Sabine Manning, Research Forum WIFO

European research communities in VET and HRD

Comparative analysis of two annual conferences - 
based on indicators related to participation and thematic profile

  • European Educational Research Conference : Programme of the Vocational Education and Training Network (ECER)
  • International Conference on HRD Research and Practice Across Europe (HRD conference)
Period under investigation: 2000 to 2004, including five annual events of each conference

A working paper - December 2005 - 51 pp. ( (see below >Highlights  and >Discussion)

Publication >>> Download complete working paper in PDF / Download flyer in PDF

This comparative analysis, which is based on the author's active involvement in various European partnerships and networks, has been carried out in connection with project work supported by Cedefop and the University Forum for HRD.

Research Forum WIFO



Trends in participation point to the predominant function of ECER and the HRD conference to facilitate dissemination and extend contacts, while the potential for building or strengthening conferences communities seems to be less pronounced.

Both ECER and the HRD conference show similar patterns of attendance:

  • Three out of four participating persons turned up only once in five years. Most of these attended events which took place in particularly attractive environments. It certainly is not speculative to detect a significant factor of tourism in this participation rate - which after all is an agreed part of conference management.
  • One out of eight persons attended three or more annual events of the conference concerned. These frequent participants can be regarded as the core group of a conference community. The size of this group is fairly small, but its effect on the conference concerned is substantial, since there is a close linkage between frequent participation and involvement in research networks and project partnerships. 
Only a few persons attended events of both ECER and the HRD conference: They account for a tenth of the total number of individual European participants at each conference. This proportion of parallel participation is remarkably small, if the close links existing between the two research fields are considered.

The UK and the Netherlands may be regarded as the European pillars of participation in the two conferences. However, with regard to parallel participation in ECER and the HRD conference, the Dutch researchers are in the lead, while the UK researchers are only modestly represented. Consequently, the UK participants are the strongest force - by sheer quantity - in the divided conference communities.

There is a remarkable similarity between presentations at the two conferences, according to the distribution of thematic descriptors. This outcome contrasts with the low degree of linkage between the two conference communities.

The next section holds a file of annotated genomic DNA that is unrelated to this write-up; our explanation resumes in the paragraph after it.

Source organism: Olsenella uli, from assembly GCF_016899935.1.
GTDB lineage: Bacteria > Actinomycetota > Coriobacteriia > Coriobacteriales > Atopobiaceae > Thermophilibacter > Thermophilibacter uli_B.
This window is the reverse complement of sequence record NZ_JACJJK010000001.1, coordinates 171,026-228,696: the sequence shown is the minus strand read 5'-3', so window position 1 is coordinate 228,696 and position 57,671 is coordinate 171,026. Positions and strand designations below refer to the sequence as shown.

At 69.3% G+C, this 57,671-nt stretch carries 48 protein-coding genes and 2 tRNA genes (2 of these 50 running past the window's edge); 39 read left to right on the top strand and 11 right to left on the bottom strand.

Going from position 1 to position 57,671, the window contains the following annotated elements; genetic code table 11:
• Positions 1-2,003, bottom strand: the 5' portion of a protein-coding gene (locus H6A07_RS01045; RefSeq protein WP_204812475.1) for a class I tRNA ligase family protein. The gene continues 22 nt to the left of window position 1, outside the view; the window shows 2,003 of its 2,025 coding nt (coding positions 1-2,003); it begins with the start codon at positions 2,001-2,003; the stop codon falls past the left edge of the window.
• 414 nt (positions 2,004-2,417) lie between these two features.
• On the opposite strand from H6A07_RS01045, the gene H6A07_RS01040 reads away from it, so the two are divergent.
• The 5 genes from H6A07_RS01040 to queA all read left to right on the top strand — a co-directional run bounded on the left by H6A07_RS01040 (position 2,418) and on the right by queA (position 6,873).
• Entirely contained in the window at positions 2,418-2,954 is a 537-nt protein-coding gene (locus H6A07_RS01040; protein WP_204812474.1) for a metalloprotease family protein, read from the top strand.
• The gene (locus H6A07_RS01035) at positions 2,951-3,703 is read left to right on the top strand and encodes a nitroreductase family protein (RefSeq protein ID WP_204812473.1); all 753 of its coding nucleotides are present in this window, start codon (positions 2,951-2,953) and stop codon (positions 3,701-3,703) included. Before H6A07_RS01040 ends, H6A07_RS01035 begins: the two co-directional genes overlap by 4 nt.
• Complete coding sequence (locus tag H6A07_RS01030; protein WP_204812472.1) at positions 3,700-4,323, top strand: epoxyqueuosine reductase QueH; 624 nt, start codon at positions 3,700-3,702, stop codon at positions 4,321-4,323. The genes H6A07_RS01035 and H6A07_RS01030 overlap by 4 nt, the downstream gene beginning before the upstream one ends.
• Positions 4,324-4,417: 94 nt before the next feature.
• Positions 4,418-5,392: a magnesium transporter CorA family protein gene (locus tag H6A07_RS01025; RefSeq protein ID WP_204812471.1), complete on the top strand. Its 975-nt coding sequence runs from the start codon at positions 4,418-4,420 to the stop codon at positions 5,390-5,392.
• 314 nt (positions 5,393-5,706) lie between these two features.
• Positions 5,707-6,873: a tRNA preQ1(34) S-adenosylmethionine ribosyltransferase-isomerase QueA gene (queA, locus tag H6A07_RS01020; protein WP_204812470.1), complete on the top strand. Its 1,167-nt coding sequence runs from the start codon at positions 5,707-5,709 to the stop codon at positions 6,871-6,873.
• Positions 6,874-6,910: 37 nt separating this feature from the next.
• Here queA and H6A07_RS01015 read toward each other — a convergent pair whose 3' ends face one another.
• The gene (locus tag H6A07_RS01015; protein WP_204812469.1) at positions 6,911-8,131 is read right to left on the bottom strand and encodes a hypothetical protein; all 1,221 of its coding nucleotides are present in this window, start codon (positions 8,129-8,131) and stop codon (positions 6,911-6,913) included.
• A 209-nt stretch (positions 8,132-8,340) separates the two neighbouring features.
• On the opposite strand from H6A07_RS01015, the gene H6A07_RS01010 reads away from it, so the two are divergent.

Transnational presenters and transnational sessions play a greater part at ECER than at the HRD conference. A major reason for this difference can be found in the specific context of European project partnerships and networks in which many ECER participants are involved.

The mailing lists operating for the two conferences have mainly the effect of maintaining the community of previous participants while contributing little to attracting newcomers. 


The following email messages have been received by the author - further comments are welcome!

Jim Stewart, Nottingham Trent University, UK; Chair of UFHRD (22 Dec 2005)

Two initial thoughts - First, I wondered whether the two communities shared their participant databases for publicising their conferences. I think I have suggested contacting EERA to UFHRD/AHRD conference organisers in the past but I am not sure if it has ever been done and I don't know either if any organisers of ECER have ever used the UFHRD/AHRD conference or membership databases. My second thought arises from my experience of
going from a regular participant of both to not attending ECER. UK universities have been subject to a number of pressures but two affect this directly; a general pressure on resources and the UK RAE. It has always been the case that for the majority of UK academics a paper has to be presented to receive funding for conference attendance. However, in recent years resources have meant less conference attendance can be supported and selection of which to support, because of the RAE, is related to the probability of the conference paper being eventually published in an 'appropriate' journal. 
    I think your paper raises the possibility of closer cooperation between the two communities even if this is at the level of sharing databases. Anyway, much food for thought which I hope leads to some positive actions. 

Massimo Tomassini, ISFOL, Italy (25 Jan 2006)

Concerning the relationships between the two subjects - VET and HRD - I think it will be important that we will take care of a better focusing of our papers on both, trying to demonstrate the implications of our arguments in each one of the two fields.